Almost everyone comes to a point in their life when their personal morals conflict with a job at hand. Whether it’s lying to people to get them to buy a good, using inadequate supplies to make a finished product, or complying with an employer’s questionable orders, there eventually comes a day when some people say enough is enough and take a stand against what they believe is wrong.
Whether we are right or wrong in our decision is questionable; the case of Sergeant 1st class Charles Martland, though, seems clearer. Standing up to child rape is the right decision, even if it puts you out of a job.
According to CNN, Martland, a former Green Beret, was involuntarily separated from the U.S. Army last month after he physically assaulted Abdul Rahman in 2011. According to Martland, Rahman, a powerful Afghan Local Police (ALP) commander, was raping a child tied to a bed post for nearly two weeks.
Many, including myself, consider child rapists to be a part of the absolute scum of society. They are the lowest of the low on the totem pole, and there is no way that one can legitimately defend this heinous action. But apparently nothing could have been done about it since the Army and the local authorities did not want to undermine the authority of the local government and Rahman, which is why Martland took action.
It is sickening to think that people would allow this to go on in the name of politics; because the United States did not want to intervene and “undermine the credibility” of a local government (which, of course, they built up in the first place), they allowed for some poor child to be traumatized by some coward who rightfully had the snot beaten out of him.
Even though Martland may have been in the wrong from a military lawyer’s point of view, this is a clear case of moral obligation beating out legal authority. In no way shape or form should children ever be subjected to being sexual slaves to some slob that is the head of some petty local militia.
And what’s even more depressing is that this child rape is probably not an isolated incident; a story published in the New York Times recently highlighted that U.S. soldiers stationed in Afghanistan are told to not intervene in cases where Afghan men are raping and molesting children, even when it is happening on military bases.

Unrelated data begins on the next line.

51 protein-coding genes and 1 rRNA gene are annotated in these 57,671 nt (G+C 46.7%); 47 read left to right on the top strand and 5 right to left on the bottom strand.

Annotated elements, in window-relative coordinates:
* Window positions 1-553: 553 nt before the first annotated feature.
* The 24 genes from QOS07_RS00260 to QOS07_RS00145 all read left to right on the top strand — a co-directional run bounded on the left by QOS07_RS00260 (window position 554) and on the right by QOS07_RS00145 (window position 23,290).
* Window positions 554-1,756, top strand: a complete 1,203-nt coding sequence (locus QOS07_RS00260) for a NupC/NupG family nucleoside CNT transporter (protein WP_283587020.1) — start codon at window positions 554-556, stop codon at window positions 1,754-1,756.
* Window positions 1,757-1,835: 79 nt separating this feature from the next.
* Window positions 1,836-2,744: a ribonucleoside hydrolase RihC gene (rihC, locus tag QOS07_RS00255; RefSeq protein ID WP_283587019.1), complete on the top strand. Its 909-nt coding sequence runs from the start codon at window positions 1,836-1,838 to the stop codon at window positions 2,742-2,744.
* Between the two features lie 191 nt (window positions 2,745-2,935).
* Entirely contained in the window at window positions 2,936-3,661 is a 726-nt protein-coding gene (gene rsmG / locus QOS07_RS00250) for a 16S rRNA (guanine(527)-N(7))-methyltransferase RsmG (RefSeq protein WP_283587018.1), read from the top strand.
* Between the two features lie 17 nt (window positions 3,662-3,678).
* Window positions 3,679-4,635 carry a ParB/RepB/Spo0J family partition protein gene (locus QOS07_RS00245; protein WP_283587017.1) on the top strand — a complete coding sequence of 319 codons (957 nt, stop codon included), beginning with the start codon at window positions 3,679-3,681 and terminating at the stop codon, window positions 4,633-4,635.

The reasoning behind this abhorrent procedure is twofold. One is that the U.S. government does not want to impose cultural values on a different society half a world away. The other is that the U.S. wants to maintain good relations with the ALP and militias who are fighting the Taliban, a terrorist group and a common enemy.
When did it become acceptable to turn a blind eye to the violation of human rights for the sake of political policy? That soldiers like Martland and Captain Dan Quinn, the Special Forces soldier who carried out the beating with Martland, were forced out of the military because they chose to stand up for something that is right in this world is downright sickening. When human rights are violated, people need to step up and make sure that they are maintained, not be reprimanded and fired because they do not agree with the twisted agenda that suits corrupt molesters.
Martland and Quinn were right to beat this man, and it is a shame that Rahman survived the whole ordeal so that he may potentially go and rape more defenseless children. These men were vilified for being heroes, and it is a shame that there are probably more cases where nothing has been said or done for the sake of appeasement.
This backwards policy of silence needs to stop before we see more people like Martland losing their careers over fighting an act that should never be defended in the first place.
FEATURED IMAGE CREDIT: THE U.S. ARMY